Tuesday, July 6, 2004

There’s this huge, end-of-the-year thing going on for school, involving a giant bicycle race through a huge, weird cavern. The bikes are special bikes that send information to a Nintendo of some kind, so while you physically bike around, other kids are watching a TV screen with a video game on it, and their friends who are on bikes are in the video game. I am in the race and I am doing OK, even though there are certain parts where it is almost impossible to pedal because the incline becomes really suddenly steep. Also, there are big crowds of students doing other things that you have to bike through, which is dangerous. It’s a really long race, it’s taking over an hour even though the area for each lap isn’t all that huge. On my 3rd lap, I feel somebody’s hand on my back, pulling at my shirt. I protest, but the smiling student to whom the hand belongs informs me that stuff like that is totally OK since it’s a video game. “Alright,” I say, “Then you’re gonna see some real Road Rash shit now!” I push a different kid over with one hand as I pass him, his bike and everything falling right over, and I can tell it hurts even though this “is a video game.” I decide to try and just win on speed.

I notice a huge screen above me that has peoples’ high scores from earlier games at this end-of-the-year party. “MC Lickatung” has all the high scores for a sit-down Mario Kart tournament. “MC Lickatung” is the Instant Messenger name my friend Elizabeth used to use, and I haven’t seen her in a while, so I’m determined to find her. I don’t know where to start looking, but I see this kid Greg that she used to like, and I wonder what he’s doing here.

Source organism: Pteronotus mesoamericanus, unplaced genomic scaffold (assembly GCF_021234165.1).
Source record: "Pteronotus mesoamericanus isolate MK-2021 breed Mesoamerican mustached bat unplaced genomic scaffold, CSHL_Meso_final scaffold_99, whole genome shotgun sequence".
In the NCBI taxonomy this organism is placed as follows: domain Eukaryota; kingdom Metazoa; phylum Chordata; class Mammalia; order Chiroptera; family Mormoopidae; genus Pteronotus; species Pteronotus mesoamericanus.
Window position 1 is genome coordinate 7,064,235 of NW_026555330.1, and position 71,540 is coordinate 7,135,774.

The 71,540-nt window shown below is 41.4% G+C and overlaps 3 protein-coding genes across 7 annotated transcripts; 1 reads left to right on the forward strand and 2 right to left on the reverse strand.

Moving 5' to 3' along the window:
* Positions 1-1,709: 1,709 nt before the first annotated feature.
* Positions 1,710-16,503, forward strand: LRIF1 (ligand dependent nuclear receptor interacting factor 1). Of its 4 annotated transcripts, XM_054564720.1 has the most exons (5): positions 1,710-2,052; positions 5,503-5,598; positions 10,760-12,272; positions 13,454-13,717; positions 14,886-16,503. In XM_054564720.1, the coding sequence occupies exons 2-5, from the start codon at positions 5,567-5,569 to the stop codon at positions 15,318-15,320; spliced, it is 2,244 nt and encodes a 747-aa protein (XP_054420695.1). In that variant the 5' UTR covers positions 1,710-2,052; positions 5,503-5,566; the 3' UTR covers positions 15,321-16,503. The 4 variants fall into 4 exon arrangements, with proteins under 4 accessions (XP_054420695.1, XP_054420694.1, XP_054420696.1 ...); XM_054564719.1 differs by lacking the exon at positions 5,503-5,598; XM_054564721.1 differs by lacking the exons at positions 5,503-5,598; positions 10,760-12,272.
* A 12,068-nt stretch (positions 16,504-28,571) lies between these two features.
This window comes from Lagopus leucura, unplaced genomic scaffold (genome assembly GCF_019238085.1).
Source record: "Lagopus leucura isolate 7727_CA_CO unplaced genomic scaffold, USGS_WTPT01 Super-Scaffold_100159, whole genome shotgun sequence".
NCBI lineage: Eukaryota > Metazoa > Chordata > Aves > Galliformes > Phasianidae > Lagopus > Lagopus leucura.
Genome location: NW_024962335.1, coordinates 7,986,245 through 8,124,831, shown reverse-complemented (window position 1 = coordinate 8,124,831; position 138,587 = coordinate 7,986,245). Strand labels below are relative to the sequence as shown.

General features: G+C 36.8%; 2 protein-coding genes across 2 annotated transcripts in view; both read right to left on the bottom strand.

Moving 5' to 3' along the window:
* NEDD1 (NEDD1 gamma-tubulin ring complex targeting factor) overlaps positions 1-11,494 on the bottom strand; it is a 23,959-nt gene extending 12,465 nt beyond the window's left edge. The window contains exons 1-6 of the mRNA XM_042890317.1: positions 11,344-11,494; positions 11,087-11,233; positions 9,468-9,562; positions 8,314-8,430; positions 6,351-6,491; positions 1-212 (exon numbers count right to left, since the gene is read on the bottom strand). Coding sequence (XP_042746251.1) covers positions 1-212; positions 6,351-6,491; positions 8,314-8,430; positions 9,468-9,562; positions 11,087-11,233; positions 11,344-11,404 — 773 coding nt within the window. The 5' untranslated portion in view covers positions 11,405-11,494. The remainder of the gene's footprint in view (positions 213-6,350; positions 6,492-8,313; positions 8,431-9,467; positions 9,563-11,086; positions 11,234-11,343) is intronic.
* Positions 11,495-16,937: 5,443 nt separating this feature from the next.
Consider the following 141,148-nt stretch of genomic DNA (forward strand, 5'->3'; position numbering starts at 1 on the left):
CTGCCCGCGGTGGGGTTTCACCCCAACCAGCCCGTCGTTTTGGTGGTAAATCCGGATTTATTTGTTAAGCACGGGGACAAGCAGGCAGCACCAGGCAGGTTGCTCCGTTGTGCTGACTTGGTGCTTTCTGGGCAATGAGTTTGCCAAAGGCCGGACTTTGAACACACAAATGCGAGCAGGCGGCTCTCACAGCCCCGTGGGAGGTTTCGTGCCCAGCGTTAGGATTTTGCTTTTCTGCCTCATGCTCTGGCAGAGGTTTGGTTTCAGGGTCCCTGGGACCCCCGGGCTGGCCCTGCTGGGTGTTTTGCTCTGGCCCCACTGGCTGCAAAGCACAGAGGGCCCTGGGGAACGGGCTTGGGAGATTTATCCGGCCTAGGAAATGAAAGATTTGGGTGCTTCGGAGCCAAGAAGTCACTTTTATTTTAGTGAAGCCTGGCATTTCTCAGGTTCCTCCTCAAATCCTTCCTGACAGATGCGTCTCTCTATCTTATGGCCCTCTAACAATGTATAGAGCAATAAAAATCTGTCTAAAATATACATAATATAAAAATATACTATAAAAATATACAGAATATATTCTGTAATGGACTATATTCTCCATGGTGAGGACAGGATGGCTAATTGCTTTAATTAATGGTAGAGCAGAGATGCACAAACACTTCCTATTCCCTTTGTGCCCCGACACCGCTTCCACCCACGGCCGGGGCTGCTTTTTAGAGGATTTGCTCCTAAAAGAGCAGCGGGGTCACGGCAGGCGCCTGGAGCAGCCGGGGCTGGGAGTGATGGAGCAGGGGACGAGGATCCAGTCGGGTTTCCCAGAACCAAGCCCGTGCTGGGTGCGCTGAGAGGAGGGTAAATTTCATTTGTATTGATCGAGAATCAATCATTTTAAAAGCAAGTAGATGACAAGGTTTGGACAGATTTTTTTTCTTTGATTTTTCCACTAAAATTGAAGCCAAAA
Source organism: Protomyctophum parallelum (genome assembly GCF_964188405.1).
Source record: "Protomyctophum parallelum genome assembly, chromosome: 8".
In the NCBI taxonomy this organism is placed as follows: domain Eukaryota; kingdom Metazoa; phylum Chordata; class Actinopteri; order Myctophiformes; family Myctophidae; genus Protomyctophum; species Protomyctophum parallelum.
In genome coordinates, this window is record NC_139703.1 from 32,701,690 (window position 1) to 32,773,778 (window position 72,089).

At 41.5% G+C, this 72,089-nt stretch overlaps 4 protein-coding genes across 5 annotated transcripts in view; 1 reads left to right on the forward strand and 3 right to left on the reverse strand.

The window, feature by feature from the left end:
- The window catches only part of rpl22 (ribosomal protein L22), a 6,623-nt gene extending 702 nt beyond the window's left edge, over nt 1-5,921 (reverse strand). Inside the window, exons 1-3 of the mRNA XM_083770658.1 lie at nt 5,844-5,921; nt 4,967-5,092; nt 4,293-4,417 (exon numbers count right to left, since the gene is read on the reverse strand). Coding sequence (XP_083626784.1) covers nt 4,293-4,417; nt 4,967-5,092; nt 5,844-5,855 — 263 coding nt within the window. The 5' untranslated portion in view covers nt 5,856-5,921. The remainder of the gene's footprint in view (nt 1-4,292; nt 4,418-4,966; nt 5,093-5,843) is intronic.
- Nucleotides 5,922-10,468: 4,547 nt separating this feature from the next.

The race ends abruptly. I go to my locker but I can’t remember the number, just the combination. When I find out which one is mine (with some help from this big jock named Ramas) I forget the combination. I try a few things and luckily my third try is correct. The locker is empty, though. I pick up my backpack and start running for the front of the school. I know that something changed and my bus used to be one of the last to leave, but recently it’s always been one of the first and I have missed it every time. As I’m running, I bump into my friend Jake’s mom who offers me a ride home. I tell her I really want to try and make the bus but I end up talking to her for too long and once I finally make it outside to the front of the school, my bus is gone, I can just tell. I take out my cell phone and call Jake’s mom to see if she’s left yet. She hasn’t. I get in her car and find out that we are on our way to Ocean City and that my sister is going to be there.